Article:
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(Reuters) — German insurer and asset manager Allianz said Thursday it would set aside €3.7 billion ($4.20 billion) to deal with investigations and lawsuits resulting from the collapse of a multibillion-euro set of investment funds.
The provision resulted in a net loss attributable to shareholders of €292 million in the fourth quarter, the company said. Analysts had expected a profit.
Allianz said the outcome of various investigations and lawsuits “cannot be reliably estimated” and that it “expects to incur additional expenses before these matters are finally resolved.”
The issue centers around Allianz funds that used complex options strategies to generate returns but racked up massive losses when the spread of COVID-19 triggered wild stock market swings in February and March 2020.
Investors in the so-called Structured Alpha set of funds have claimed damages from the losses in a slew of cases filed in the United States. The U.S. Department of Justice and the Securities and Exchange commission have also been investigating the case.
The matter has cast a shadow over Allianz, one of Germany's most valuable companies. It is also one of the world's biggest money managers with €2.5 trillion in assets under management through bond giant Pimco and its Allianz Global Investors, which managed the funds at the center of the probes.
Allianz said it expects a settlement with major investors “shortly.” but discussions with other investors, the DOJ and SEC “remain ongoing.”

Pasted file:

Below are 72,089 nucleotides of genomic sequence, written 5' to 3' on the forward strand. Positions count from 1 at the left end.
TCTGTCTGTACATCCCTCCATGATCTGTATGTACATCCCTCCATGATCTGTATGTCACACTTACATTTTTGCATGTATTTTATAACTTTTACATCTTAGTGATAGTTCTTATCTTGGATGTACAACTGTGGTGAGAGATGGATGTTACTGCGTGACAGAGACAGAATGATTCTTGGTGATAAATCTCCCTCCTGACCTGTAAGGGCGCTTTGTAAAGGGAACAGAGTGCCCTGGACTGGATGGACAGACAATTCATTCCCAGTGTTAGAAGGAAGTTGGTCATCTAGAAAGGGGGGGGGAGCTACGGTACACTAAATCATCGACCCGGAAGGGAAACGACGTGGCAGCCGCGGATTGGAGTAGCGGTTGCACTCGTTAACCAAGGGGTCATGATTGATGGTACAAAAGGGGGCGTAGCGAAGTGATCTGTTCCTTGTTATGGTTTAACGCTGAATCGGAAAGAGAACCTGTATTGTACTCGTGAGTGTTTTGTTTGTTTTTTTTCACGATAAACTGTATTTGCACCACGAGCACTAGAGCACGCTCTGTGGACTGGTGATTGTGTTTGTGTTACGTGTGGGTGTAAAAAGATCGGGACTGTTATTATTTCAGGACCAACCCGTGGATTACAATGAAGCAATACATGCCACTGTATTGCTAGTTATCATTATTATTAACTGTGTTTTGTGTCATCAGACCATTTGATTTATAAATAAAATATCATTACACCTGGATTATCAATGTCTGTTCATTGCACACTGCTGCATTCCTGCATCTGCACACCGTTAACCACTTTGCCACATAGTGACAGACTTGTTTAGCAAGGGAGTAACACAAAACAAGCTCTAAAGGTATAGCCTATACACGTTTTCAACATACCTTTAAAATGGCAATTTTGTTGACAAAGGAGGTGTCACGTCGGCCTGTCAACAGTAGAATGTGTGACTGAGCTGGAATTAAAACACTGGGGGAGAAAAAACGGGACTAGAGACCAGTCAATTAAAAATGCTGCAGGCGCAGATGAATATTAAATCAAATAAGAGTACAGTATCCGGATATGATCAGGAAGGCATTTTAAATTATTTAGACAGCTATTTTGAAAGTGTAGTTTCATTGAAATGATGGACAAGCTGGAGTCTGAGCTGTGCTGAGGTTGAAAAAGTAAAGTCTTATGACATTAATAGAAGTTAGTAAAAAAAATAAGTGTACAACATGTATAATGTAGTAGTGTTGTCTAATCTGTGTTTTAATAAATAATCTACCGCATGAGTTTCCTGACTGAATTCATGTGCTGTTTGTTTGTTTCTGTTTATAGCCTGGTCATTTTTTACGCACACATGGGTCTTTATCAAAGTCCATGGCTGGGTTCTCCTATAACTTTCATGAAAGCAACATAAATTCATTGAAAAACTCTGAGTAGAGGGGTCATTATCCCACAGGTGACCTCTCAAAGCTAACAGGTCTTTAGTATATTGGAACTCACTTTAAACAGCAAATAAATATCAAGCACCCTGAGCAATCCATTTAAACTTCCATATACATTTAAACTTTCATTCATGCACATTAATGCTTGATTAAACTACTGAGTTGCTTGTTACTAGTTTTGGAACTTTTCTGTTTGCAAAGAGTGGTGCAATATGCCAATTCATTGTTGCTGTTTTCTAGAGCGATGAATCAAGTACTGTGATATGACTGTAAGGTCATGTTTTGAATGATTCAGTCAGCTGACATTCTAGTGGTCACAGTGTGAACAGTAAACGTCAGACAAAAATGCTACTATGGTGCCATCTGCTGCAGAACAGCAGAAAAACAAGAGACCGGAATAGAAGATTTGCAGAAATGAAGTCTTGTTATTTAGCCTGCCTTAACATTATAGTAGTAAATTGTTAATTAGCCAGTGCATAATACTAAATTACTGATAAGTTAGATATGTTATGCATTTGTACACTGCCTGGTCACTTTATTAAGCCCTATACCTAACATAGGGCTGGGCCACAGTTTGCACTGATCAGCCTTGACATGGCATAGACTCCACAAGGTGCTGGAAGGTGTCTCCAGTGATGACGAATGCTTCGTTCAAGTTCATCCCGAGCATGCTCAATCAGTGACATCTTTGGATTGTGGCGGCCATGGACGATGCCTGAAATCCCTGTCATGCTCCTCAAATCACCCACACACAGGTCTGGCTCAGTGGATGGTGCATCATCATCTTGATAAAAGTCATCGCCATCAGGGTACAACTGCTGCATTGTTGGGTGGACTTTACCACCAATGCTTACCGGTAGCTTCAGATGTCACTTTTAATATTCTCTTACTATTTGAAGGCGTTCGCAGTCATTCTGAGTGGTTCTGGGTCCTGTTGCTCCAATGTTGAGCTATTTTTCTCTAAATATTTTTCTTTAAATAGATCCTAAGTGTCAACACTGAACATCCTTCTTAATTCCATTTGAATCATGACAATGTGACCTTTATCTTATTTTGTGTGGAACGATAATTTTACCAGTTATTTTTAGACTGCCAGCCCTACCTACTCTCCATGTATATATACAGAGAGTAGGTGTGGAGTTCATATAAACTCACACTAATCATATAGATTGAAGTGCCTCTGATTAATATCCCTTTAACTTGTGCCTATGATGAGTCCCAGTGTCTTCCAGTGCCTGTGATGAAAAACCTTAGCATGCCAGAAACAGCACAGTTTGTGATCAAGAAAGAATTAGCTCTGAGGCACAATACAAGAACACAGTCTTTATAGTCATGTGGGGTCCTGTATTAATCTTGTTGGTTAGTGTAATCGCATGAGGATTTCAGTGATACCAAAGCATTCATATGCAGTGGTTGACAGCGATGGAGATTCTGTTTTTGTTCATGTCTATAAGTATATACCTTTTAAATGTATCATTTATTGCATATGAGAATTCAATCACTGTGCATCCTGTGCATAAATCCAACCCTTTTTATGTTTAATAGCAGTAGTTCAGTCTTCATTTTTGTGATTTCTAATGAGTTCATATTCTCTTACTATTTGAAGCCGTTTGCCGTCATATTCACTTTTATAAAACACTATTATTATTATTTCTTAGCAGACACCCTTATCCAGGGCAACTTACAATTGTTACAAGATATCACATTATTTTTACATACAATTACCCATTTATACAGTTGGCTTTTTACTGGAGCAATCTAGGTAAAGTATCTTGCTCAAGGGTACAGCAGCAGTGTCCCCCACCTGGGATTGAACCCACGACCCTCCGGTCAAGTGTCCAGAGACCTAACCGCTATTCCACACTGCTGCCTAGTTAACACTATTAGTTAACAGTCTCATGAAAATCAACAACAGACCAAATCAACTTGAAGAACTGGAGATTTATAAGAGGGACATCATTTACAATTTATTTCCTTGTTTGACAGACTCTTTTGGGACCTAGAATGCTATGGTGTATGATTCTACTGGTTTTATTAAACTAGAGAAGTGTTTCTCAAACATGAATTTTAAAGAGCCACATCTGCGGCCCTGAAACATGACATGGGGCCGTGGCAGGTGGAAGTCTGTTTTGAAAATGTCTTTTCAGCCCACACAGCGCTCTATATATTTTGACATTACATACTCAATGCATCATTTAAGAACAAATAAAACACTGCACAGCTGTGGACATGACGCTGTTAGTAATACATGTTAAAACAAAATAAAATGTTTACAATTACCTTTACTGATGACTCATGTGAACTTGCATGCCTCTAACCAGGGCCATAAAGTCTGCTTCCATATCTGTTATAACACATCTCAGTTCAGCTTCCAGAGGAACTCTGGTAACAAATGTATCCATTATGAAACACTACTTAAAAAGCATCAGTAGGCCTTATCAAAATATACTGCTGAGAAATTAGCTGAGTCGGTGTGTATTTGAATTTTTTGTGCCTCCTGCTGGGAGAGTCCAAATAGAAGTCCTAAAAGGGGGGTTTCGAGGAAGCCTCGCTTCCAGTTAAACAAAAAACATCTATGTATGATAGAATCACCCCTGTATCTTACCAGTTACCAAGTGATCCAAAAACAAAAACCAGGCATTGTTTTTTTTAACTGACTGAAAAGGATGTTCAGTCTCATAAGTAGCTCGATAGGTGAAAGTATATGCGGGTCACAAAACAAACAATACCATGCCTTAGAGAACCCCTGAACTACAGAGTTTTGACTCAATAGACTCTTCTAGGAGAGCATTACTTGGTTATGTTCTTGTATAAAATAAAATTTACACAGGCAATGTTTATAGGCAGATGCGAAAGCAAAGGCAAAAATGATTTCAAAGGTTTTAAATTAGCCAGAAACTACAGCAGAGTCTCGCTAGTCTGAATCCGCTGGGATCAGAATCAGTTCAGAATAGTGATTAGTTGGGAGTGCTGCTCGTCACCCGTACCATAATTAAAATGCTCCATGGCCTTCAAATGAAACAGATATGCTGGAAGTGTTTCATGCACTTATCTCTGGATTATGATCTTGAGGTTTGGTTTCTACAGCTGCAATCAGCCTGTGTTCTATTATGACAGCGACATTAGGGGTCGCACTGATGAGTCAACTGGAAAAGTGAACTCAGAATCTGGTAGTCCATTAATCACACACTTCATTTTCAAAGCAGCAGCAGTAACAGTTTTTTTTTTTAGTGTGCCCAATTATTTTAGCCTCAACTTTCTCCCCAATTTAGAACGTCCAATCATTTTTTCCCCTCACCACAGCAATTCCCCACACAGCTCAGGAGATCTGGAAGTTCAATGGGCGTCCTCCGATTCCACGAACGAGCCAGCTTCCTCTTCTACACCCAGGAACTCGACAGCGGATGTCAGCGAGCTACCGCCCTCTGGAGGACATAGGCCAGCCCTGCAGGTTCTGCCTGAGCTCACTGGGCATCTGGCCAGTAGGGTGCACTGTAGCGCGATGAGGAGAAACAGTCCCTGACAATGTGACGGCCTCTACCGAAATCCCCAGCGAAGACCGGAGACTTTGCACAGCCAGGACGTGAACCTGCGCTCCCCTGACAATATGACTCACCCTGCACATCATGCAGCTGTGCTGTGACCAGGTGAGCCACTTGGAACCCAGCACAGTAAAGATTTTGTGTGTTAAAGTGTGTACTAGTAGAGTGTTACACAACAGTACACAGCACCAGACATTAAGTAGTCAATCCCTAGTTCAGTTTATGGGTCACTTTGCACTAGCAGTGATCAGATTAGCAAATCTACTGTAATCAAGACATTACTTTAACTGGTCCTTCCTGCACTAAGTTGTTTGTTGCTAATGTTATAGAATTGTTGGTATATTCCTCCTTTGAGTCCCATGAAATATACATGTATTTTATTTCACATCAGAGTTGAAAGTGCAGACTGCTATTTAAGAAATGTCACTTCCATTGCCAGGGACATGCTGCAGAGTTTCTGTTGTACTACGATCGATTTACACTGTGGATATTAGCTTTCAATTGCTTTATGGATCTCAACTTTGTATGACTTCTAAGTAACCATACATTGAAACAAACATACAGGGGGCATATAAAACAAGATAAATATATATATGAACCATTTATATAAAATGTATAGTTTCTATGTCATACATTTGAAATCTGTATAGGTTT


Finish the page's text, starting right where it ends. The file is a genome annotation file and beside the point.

The quarterly loss compares with a profit of €1.8 billion in the year-earlier period.
“In spite of challenges in 2021, Allianz proved its resilience and adaptability,” CEO Oliver Baete said.
The $15 billion Structured Alpha funds catered in particular to normally conservative U.S. pension funds, from those for laborers in Alaska to teachers in Arkansas to subway workers in New York.
After the coronavirus sent markets into a tailspin early in 2020, the Allianz funds plummeted in value, in some cases by 80% or more. Investors alleged in their lawsuits that Allianz strayed from its stated strategy.
Allianz has publicly disclosed the SEC and DOJ investigations. It previously said it intended to defend itself “vigorously” against the investors' allegations. Mr. Baete has said “not everything was perfect in the fund management.”
Cyber incidents were rated as the greatest peril to business in 2022, followed by business interruption and natural catastrophes, according to the 2022 Allianz Risk Barometer released Tuesday.